U.S. natural gas futures were little changed on Thursday as the market waited for direction from a federal report expected to show a smaller-than-usual storage build last week when cold weather kept heating demand for the fuel high.
Prices did not react to a bullish decline in output over the past few days or forecasts for higher demand over the next two weeks than previously expected.
Analysts forecast U.S. utilities added 74 billion cubic feet (bcf) of gas into storage during the week ended May 5. That compared with an increase of 76 bcf in the same week last year and a five-year (2018-2022) average increase of 87 bcf.
If correct, last week’s increase would boost stockpiles to 2.137 trillion cubic feet (tcf), or 18.1% above the five-year average of 1.809 tcf for the time of year.
Front-month gas futures for June delivery on the New York Mercantile Exchange remained unchanged at $2.195 per million British thermal units at 8:34 a.m. EDT (1234 GMT).
In the spot market, gas prices for Thursday at the Waha hub in the Permian Shale in West Texas returned to positive territory after falling into negative territory for Wednesday for the first time since October 2020.
Those negative prices came as pipeline maintenance prevented some fuel from leaving the basin and as mild weather kept demand for the fuel low for both heating or cooling.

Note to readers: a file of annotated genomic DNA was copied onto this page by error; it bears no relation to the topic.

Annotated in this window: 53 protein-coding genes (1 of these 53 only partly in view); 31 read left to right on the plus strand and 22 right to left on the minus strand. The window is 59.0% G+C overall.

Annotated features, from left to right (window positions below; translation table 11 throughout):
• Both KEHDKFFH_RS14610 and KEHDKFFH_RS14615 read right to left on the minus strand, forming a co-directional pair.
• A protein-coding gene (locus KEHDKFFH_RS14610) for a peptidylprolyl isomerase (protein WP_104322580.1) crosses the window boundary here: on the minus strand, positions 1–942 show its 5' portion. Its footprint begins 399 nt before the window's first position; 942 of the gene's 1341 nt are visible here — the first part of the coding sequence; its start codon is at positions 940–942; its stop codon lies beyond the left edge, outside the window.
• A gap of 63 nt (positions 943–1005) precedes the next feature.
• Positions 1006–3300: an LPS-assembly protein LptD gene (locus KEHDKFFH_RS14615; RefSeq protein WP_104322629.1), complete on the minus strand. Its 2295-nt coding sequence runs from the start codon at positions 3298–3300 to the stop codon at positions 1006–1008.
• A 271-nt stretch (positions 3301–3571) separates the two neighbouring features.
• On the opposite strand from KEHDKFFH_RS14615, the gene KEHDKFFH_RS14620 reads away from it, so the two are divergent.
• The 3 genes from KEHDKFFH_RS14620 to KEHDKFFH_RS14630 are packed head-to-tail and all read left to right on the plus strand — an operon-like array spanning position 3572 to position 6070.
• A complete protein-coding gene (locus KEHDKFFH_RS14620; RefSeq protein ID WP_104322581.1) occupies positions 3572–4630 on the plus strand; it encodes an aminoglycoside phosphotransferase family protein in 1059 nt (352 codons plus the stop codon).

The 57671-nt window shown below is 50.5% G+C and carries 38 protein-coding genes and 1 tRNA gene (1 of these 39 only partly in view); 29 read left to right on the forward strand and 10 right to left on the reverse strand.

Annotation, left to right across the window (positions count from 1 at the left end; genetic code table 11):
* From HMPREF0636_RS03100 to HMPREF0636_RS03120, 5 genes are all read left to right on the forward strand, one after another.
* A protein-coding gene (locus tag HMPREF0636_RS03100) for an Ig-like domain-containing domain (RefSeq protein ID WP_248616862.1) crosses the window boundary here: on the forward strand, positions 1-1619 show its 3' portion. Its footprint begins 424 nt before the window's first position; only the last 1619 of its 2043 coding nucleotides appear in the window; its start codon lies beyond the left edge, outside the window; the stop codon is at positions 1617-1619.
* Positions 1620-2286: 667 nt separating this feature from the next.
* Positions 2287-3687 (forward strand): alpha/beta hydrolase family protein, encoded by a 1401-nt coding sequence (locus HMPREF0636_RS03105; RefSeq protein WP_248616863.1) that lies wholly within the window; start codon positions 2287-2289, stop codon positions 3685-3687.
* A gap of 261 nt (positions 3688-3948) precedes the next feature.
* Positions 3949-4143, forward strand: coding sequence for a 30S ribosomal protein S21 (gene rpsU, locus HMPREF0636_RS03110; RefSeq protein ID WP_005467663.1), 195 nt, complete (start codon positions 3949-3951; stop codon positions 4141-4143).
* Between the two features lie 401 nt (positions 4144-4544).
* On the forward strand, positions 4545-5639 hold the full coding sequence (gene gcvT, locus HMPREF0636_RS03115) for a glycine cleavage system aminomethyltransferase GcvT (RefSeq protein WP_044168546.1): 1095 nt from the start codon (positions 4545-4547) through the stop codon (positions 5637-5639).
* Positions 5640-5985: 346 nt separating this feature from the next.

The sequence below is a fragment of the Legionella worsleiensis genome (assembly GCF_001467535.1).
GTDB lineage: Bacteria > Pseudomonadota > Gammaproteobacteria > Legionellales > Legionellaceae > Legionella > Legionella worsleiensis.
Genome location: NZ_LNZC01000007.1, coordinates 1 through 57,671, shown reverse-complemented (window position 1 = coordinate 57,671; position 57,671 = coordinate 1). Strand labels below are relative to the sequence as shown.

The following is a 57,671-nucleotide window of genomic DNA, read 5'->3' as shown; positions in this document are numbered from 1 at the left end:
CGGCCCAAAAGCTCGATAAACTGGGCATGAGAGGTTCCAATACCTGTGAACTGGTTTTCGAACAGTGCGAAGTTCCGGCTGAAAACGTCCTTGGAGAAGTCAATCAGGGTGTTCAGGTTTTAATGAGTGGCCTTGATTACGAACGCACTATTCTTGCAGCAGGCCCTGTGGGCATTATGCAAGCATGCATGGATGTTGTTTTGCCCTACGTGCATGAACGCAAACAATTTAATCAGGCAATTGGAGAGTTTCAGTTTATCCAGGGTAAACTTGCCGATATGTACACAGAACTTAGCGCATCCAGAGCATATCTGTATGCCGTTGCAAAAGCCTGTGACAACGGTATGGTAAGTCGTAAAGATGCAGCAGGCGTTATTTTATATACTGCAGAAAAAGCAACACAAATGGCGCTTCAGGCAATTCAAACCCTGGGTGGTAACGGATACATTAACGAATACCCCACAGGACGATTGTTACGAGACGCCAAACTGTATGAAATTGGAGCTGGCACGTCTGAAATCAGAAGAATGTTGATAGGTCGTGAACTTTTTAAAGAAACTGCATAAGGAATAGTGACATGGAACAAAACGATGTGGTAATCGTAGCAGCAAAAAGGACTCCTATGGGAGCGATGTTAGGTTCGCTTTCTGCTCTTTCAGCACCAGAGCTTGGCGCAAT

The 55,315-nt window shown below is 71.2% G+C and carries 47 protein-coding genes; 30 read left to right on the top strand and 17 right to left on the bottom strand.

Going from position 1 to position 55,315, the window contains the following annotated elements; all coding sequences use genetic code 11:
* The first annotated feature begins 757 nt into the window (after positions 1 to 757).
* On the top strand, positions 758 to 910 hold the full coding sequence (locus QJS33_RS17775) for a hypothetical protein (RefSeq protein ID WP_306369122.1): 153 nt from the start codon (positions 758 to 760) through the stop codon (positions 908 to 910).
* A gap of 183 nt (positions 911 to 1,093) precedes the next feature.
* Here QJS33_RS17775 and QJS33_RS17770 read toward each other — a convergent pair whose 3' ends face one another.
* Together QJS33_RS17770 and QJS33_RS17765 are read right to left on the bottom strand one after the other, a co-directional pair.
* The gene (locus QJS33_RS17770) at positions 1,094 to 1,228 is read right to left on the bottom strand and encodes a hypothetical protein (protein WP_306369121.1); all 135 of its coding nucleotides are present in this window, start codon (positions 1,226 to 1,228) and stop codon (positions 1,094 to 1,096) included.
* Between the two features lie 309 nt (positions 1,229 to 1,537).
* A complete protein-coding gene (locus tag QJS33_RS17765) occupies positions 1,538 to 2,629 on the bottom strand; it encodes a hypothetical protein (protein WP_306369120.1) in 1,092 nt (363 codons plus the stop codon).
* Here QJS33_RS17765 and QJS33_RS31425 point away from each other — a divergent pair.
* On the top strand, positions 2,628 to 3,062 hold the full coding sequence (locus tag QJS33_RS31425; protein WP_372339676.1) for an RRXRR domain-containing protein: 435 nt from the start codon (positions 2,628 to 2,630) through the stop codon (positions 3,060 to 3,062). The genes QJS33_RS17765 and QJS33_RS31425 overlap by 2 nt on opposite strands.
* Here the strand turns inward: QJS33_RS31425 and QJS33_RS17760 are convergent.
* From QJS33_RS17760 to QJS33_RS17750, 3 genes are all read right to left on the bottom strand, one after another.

Mild weather also caused power and gas prices to drop to their lowest in years in several other parts of the country.
In California, next-day gas for Thursday at the Southern California Border dropped to its lowest since July 2020.
U.S. President Joe Biden’s administration, meanwhile, unveiled a sweeping plan to slash greenhouse gas emissions from the nation’s power industry on Thursday, one of the biggest steps so far in its effort to decarbonize the American economy to fight climate change.
Biden’s proposal would limit how much carbon dioxide power plants, which are the source of more than a quarter of U.S. emissions, can chuff into the atmosphere, putting the industry on a years-long course to install billions of dollars of new equipment or shut down.
Data provider Refinitiv said average gas output in the U.S. Lower 48 states held at 101.4 billion cubic feet per day (bcfd) so far in May, matching the monthly record hit in April.
On a daily basis, however, output fell by 0.9 bcfd over the past few days to a preliminary three-week low of 100.8 bcfd on Thursday.
The amount of gas flowing from Canada to the U.S. was on track to rise to 7.9 bcfd on Thursday after dropping to a 25-month low of 6.7 bcfd on Sunday as wildfires in Alberta caused some producers to shut oil and gas output and pipeline flows. Since the start of the year, Canada has exported an average of 8.5 bcfd of gas to the U.S.
With seasonally warmer weather coming, Refinitiv forecast U.S. gas demand, including exports, would rise from 91.3 bcfd this week to 91.6 bcfd next week as some homes and businesses turn on their air conditioners. Those forecasts were higher than Refinitiv’s outlook on Wednesday.
Gas flows to the seven big U.S. LNG export plants fell to an average of 13.1 bcfd so far in May, down from a record 14.0 bcfd in April. The decline was due mostly to reductions at Cameron LNG’s terminal in Louisiana and Cheniere Energy Inc’s facilities at Sabine Pass in Louisiana and Corpus Christi in Texas.
Last month’s record flows were higher than the 13.8 bcfd of gas the seven plants can turn into LNG since the facilities also use some of the fuel to power equipment used to produce LNG.